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Up close, the blooms are gorgeous shade of purple-blue with such intricate detail. Morning is the best time to catch these beauties blooming as they close up in the evening or whenver there may be bad weather. We drove by the other evening and sure enough, no blooms. Field was green, not the ocean we had seen the previous morning. 

 

Crops never cease to amaze me. Farming never ceases to inspire me. It's a constant learning experience. And I wouldn't have it any other way. 

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Have any of you ever seen flax bloom? 

 

 

Crop Rotation on Our Farm

by Jennifer_Dewey on ‎05-28-2014 11:07 AM

I am not sure if we are blessed or cursed on our farm here in North Dakota in that we plan a variety of crops. I think it intrigues people and even some farmers on the diversity we plant up here. North Dakota has a history of diverse crops; in fact, someone like my husband’s grandfather didn’t originally plant many of the crops we plant now. Crops of the past such as wheat, barley, oats, sunflowers, and flax have been slowly phased out for crops like corn and soybeans. But on our farm, we still continue some of the tried and true crops in our area. The reasons behind this are numerous and with this post, I hope to shed some light on those reasons.

 

On our farm we grow four different crops. And we grow these crops, honestly, because we have the opportunity to do so. Planting a variety of crops for our operation lowers our risk. What I mean by that is that in our area we can have a great short season and a bad long season or vice versa. In turn, we utilize a variety of short season AND long season crops. Our climate and seasons simply aren’t set up for a full season crop such as corn all the time.

 

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Out of the four crops we plant, two are broadleaf and two are grasses. We cycle them through in rotations from grass to broadleaf and repeat. A rotation like this also allows us to change modes of herbicide action so that we aren’t putting the same herbicides on the field time and time again.

 

The Four Crops We Plant

 

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Sunflowers

We plant sunflowers on our farm because it is a good warm season broadleaf that utilizes the leftover nitrogen in the soil from the previous corn crop. The flowers are planted in between the previous year’s corn rows. We are fortunate in our area to be able to plant sunflowers as many places around us are too wet or have a problem with blackbirds. Sunflowers are also the crop we’ve become known to produce, as my husband is well known as Sunflowerfarmer across social media.

 

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Wheat

Wheat is an original crop grown to this area and we choose to put it in our rotation because it is a great short season grass. We seed wheat into sunflower residue because as a short season crop, it does well after a full season crop like sunflowers. Sunflowers also tend to leave behind limited water so if you were to plant another full season crop like corn, it could run out of water later in the year. With a short season crop like wheat, we typically don’t have this problem.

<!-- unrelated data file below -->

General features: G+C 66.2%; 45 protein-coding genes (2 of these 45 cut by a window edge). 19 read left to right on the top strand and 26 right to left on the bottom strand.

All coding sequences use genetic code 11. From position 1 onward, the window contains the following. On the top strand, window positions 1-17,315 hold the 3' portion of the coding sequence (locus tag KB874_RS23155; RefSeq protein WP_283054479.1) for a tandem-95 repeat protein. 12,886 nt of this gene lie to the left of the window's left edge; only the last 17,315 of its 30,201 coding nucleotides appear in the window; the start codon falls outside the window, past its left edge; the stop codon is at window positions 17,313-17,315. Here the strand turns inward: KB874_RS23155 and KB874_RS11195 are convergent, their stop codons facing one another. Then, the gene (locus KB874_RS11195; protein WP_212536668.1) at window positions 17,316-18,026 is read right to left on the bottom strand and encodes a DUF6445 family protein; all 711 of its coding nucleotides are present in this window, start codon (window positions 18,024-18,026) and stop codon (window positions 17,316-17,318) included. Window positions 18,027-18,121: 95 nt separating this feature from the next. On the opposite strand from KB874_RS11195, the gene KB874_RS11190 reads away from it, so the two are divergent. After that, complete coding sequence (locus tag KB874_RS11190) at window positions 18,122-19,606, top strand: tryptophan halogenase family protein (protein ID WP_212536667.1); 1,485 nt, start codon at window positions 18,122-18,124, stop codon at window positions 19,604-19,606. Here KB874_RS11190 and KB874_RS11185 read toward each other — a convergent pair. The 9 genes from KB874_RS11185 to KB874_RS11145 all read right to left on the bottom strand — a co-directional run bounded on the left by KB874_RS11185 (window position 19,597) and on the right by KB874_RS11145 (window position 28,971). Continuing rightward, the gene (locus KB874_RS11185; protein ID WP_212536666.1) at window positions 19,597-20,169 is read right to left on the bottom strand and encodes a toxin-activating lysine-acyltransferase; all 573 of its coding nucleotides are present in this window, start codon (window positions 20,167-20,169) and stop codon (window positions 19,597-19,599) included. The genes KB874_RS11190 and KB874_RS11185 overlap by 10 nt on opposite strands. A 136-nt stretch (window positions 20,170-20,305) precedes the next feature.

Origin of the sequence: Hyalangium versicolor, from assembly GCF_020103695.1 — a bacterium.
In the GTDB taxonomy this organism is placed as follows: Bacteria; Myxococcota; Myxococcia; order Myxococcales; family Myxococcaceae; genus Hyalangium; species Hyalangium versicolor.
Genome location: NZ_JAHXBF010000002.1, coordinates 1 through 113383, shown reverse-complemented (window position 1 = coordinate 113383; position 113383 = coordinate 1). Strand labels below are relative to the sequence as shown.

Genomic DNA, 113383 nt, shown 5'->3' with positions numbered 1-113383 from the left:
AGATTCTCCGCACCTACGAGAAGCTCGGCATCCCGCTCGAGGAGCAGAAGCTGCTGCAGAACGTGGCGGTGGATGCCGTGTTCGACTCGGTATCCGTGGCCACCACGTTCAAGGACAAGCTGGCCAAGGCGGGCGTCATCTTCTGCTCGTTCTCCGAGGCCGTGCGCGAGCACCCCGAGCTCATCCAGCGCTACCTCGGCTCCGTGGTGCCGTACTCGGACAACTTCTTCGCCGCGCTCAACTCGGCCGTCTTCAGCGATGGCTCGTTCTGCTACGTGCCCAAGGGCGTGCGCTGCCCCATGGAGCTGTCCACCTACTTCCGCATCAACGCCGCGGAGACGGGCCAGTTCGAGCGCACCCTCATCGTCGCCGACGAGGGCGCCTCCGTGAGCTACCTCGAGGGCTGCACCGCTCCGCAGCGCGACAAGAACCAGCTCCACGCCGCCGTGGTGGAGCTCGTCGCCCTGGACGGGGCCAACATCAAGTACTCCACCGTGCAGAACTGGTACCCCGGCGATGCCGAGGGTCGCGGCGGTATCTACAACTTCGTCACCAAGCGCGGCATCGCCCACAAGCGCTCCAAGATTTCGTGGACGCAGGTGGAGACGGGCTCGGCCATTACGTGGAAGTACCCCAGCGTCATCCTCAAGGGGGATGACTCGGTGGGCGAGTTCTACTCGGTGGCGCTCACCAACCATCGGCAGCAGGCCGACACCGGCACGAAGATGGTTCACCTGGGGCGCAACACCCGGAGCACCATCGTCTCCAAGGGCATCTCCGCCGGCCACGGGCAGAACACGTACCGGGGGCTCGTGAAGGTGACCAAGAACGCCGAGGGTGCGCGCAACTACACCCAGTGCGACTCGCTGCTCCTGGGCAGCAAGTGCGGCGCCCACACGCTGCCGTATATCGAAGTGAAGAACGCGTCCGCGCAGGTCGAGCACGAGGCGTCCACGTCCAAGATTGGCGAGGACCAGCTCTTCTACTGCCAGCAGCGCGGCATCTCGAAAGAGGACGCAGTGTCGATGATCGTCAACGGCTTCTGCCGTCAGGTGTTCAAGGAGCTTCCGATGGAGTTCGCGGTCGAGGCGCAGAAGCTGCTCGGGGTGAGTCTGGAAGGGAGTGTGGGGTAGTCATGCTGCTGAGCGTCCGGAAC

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Soybeans

Soybeans are a great stable crop for our area. Soybeans allow us to maintain good weed control as well as are a pretty  tolerant crop. We need a crop that can be seeded into wheat residue that has the potential to be wet and soybeans allow us to seed in a wide range of planting dates.

 

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Corn

Corn, for the most part, is an opportunity crop in our area. If you can get quality yield and good prices, corn does very well for us. But you can only sustain so many acres in corn because it’s a hedge on risk. We plant our corn early, as corn is a full season crop, and on soybean ground because the soybeans leave us with low residue in the field.

 

I want to be sure I state that this is simply what works for our farm. It is by no means a rigid set of rules or guidelines for others in our area to farm. In fact, all farms differ. From year to year, for some farms, the crops may vary or crops may stay the same. Not all farms have the opportunity to do a rotation like this, some areas are simply not set up for certain crops. As you can tell from this post, crop choice and rotation hinges on many different factors. This year we are even going back to a crop of the past and planting some fields into flax.

 

Ultimately, it is the responsibility of each farm to decide for themselves what is the most beneficial and profitable for their farm all while keeping all those various factors like soil, nutrients, water, residue, etc. in mind when picking crops to plant. Choosing crops and seed varieties are not a choice that any farmer takes lightly. It takes time, research, and even counsel sometimes to find what is best for your farm. And for some it takes trail and error before they figure out what works and what doesn’t. It is much like anything in life, finding a good balance is key.